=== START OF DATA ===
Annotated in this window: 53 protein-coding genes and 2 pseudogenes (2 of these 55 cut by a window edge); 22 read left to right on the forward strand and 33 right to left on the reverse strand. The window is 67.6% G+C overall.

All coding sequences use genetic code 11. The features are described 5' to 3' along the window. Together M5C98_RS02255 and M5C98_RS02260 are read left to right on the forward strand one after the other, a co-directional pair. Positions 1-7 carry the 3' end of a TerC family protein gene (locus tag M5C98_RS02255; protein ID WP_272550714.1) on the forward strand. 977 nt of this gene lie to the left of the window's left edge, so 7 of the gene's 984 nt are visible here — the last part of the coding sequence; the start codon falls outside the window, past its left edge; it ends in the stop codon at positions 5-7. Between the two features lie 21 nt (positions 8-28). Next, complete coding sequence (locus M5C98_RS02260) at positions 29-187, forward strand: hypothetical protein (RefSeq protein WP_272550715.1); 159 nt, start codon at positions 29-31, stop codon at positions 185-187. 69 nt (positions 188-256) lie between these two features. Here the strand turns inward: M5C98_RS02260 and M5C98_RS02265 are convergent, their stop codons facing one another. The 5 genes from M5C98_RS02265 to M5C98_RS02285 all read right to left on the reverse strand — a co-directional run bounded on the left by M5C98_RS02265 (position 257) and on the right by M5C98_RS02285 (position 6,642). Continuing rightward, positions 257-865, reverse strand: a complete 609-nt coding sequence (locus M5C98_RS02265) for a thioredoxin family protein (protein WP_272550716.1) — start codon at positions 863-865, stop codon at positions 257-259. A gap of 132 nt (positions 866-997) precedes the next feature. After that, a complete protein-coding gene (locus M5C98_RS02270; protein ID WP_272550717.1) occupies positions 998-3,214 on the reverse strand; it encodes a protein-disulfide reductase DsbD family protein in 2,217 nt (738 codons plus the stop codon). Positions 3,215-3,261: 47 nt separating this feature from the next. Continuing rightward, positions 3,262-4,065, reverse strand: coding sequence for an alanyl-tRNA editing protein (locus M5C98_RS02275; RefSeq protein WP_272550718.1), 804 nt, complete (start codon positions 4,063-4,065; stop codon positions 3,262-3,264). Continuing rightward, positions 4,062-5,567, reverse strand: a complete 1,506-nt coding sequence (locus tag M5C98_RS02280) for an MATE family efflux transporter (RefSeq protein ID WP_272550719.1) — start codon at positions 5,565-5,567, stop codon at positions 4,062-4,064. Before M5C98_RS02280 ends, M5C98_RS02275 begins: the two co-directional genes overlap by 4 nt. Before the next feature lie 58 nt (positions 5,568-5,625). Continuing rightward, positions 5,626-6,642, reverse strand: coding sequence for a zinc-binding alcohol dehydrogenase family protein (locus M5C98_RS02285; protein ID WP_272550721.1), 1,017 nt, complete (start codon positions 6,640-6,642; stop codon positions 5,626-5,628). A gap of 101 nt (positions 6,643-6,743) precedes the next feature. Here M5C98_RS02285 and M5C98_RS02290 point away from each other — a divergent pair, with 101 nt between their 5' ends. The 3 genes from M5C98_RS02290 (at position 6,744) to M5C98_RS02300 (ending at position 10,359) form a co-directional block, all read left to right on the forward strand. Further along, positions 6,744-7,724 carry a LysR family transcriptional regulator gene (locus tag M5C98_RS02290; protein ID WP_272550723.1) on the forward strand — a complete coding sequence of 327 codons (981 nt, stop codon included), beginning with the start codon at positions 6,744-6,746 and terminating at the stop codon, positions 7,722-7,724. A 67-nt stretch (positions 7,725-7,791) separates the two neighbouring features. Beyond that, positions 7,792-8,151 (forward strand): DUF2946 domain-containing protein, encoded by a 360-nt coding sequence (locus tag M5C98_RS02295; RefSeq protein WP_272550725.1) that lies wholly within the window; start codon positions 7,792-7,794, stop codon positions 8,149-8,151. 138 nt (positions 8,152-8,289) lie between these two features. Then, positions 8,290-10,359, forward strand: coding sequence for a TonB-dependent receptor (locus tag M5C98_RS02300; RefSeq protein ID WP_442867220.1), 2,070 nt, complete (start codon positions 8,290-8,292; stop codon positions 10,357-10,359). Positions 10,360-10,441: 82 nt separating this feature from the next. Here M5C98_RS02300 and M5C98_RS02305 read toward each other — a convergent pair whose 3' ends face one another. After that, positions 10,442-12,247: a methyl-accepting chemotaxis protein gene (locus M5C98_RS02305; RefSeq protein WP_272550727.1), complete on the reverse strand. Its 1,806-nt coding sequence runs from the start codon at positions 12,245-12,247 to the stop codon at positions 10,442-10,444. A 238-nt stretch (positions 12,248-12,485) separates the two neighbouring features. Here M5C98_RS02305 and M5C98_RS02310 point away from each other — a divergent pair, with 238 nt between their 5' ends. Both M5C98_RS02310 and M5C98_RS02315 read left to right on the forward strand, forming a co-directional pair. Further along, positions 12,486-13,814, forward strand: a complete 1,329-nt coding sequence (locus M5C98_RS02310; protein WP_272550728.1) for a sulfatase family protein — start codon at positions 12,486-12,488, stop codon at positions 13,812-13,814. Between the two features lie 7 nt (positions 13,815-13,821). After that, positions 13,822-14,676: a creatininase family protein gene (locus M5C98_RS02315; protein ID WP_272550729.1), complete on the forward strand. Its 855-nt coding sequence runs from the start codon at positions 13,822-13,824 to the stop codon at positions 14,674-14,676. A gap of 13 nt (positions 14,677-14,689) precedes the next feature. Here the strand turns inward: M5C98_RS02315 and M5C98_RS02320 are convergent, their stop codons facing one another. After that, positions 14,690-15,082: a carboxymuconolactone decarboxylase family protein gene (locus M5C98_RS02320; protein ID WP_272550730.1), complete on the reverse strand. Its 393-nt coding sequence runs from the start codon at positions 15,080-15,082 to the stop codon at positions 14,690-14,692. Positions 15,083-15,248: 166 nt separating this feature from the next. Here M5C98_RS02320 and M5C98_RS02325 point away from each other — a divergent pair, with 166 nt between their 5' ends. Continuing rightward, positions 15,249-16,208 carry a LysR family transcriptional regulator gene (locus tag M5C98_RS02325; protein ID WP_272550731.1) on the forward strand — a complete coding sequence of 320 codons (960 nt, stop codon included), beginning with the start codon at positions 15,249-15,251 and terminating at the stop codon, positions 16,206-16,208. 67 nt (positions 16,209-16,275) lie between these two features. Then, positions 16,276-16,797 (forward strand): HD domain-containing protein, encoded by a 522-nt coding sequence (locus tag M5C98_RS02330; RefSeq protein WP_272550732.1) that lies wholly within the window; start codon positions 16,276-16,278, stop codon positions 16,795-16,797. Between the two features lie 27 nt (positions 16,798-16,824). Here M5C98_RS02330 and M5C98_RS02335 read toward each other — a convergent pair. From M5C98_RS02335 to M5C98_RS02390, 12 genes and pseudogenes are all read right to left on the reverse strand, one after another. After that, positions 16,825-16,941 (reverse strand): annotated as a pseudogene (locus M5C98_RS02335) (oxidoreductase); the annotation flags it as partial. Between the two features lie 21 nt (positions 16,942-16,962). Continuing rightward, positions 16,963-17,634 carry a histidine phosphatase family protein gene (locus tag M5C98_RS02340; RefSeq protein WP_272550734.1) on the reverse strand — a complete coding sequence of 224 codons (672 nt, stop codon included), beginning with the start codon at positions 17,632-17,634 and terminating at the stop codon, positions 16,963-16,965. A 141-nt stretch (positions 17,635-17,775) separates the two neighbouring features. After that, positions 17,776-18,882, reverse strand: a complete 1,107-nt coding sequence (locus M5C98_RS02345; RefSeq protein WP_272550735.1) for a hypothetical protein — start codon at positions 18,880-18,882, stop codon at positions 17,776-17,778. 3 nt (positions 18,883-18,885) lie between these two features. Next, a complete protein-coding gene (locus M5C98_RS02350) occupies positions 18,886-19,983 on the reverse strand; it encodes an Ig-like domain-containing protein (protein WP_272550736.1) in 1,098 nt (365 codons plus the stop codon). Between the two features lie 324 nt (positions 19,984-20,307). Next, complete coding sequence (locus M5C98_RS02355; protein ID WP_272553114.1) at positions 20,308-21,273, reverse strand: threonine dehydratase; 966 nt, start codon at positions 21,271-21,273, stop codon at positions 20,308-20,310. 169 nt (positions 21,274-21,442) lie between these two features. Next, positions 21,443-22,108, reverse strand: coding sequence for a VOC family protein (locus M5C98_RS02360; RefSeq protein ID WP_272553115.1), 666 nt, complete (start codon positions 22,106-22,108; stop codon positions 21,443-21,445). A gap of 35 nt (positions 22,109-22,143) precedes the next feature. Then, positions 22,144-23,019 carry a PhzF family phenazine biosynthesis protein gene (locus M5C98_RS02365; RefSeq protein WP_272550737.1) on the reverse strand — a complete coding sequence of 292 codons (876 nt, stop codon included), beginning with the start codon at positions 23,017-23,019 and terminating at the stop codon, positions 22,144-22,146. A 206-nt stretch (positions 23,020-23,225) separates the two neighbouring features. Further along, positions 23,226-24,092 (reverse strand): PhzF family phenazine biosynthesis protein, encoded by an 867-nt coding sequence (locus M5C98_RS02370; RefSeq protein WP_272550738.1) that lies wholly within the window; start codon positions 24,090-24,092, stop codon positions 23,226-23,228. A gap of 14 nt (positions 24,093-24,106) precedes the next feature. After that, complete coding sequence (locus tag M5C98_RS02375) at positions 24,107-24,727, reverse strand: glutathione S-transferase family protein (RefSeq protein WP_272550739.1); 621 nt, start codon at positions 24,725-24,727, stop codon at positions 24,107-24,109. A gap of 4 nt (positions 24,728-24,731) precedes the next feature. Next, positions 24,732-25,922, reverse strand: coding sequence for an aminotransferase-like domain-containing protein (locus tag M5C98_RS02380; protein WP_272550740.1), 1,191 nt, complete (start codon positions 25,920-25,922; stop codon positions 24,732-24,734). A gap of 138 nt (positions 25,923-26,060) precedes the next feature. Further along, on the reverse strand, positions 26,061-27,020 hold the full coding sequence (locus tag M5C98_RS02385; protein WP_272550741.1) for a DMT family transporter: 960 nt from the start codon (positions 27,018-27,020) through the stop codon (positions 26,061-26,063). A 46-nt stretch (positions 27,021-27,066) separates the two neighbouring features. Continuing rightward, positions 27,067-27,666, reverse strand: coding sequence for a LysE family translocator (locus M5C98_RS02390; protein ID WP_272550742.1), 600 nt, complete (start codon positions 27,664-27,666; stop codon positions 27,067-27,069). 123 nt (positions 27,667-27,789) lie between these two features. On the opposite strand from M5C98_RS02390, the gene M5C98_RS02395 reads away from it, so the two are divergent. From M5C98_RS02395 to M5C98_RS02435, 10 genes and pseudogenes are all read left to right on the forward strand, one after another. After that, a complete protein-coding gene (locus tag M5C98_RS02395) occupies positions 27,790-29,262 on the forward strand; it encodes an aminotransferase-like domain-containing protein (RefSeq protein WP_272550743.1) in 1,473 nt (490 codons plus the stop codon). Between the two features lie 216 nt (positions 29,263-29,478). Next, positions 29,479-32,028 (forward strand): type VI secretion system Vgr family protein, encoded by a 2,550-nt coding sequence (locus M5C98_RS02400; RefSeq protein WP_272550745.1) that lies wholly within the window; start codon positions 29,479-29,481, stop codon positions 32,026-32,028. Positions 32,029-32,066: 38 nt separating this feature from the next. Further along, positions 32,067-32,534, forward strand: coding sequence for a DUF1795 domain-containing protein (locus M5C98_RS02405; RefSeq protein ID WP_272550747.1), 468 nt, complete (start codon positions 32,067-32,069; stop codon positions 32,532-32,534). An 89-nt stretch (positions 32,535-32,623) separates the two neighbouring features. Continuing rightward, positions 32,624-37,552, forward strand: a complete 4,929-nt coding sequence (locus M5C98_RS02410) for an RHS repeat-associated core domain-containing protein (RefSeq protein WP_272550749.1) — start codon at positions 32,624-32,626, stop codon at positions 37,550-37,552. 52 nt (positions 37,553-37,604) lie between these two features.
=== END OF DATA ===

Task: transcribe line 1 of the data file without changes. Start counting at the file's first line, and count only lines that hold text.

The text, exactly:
Annotated in this window: 53 protein-coding genes and 2 pseudogenes (2 of these 55 cut by a window edge); 22 read left to right on the forward strand and 33 right to left on the reverse strand. The window is 67.6% G+C overall.